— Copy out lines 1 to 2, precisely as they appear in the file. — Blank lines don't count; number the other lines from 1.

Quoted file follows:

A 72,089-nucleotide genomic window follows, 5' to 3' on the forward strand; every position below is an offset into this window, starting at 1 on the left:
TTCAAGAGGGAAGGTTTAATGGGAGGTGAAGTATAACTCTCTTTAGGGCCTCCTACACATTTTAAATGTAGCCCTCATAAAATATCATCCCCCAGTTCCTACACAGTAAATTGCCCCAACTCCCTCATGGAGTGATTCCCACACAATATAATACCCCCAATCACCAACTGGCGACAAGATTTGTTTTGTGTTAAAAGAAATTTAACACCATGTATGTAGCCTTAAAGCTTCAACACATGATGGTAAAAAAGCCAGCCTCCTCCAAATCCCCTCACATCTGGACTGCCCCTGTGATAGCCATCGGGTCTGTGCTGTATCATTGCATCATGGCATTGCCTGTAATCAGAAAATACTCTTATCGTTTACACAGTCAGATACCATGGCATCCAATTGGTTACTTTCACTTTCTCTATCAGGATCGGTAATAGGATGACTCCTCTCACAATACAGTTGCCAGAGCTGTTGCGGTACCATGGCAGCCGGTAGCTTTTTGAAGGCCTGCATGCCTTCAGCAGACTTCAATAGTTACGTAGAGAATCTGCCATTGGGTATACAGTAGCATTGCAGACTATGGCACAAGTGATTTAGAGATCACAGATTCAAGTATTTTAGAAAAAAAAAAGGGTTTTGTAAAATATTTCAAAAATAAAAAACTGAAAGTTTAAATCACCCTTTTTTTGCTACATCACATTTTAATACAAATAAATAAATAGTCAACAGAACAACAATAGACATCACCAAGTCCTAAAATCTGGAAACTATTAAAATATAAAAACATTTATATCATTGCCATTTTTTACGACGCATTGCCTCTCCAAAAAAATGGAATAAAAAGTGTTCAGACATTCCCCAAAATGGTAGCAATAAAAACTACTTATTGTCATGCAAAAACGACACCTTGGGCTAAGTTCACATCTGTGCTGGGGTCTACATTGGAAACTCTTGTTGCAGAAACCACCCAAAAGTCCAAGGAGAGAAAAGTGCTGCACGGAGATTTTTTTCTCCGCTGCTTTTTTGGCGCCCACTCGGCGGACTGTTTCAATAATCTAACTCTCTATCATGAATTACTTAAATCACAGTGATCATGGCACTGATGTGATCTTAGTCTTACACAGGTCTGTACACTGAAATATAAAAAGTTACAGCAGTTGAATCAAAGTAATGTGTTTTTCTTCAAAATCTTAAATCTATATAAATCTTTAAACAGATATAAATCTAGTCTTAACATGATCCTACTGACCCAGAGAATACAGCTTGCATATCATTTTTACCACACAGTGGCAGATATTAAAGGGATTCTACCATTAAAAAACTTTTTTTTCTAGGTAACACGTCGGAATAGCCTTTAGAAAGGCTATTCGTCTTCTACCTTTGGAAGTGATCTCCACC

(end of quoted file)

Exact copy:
A 72,089-nucleotide genomic window follows, 5' to 3' on the forward strand; every position below is an offset into this window, starting at 1 on the left:
TTCAAGAGGGAAGGTTTAATGGGAGGTGAAGTATAACTCTCTTTAGGGCCTCCTACACATTTTAAATGTAGCCCTCATAAAATATCATCCCCCAGTTCCTACACAGTAAATTGCCCCAACTCCCTCATGGAGTGATTCCCACACAATATAATACCCCCAATCACCAACTGGCGACAAGATTTGTTTTGTGTTAAAAGAAATTTAACACCATGTATGTAGCCTTAAAGCTTCAACACATGATGGTAAAAAAGCCAGCCTCCTCCAAATCCCCTCACATCTGGACTGCCCCTGTGATAGCCATCGGGTCTGTGCTGTATCATTGCATCATGGCATTGCCTGTAATCAGAAAATACTCTTATCGTTTACACAGTCAGATACCATGGCATCCAATTGGTTACTTTCACTTTCTCTATCAGGATCGGTAATAGGATGACTCCTCTCACAATACAGTTGCCAGAGCTGTTGCGGTACCATGGCAGCCGGTAGCTTTTTGAAGGCCTGCATGCCTTCAGCAGACTTCAATAGTTACGTAGAGAATCTGCCATTGGGTATACAGTAGCATTGCAGACTATGGCACAAGTGATTTAGAGATCACAGATTCAAGTATTTTAGAAAAAAAAAAGGGTTTTGTAAAATATTTCAAAAATAAAAAACTGAAAGTTTAAATCACCCTTTTTTTGCTACATCACATTTTAATACAAATAAATAAATAGTCAACAGAACAACAATAGACATCACCAAGTCCTAAAATCTGGAAACTATTAAAATATAAAAACATTTATATCATTGCCATTTTTTACGACGCATTGCCTCTCCAAAAAAATGGAATAAAAAGTGTTCAGACATTCCCCAAAATGGTAGCAATAAAAACTACTTATTGTCATGCAAAAACGACACCTTGGGCTAAGTTCACATCTGTGCTGGGGTCTACATTGGAAACTCTTGTTGCAGAAACCACCCAAAAGTCCAAGGAGAGAAAAGTGCTGCACGGAGATTTTTTTCTCCGCTGCTTTTTTGGCGCCCACTCGGCGGACTGTTTCAATAATCTAACTCTCTATCATGAATTACTTAAATCACAGTGATCATGGCACTGATGTGATCTTAGTCTTACACAGGTCTGTACACTGAAATATAAAAAGTTACAGCAGTTGAATCAAAGTAATGTGTTTTTCTTCAAAATCTTAAATCTATATAAATCTTTAAACAGATATAAATCTAGTCTTAACATGATCCTACTGACCCAGAGAATACAGCTTGCATATCATTTTTACCACACAGTGGCAGATATTAAAGGGATTCTACCATTAAAAAACTTTTTTTTCTAGGTAACACGTCGGAATAGCCTTTAGAAAGGCTATTCGTCTTCTACCTTTGGAAGTGATCTCCACC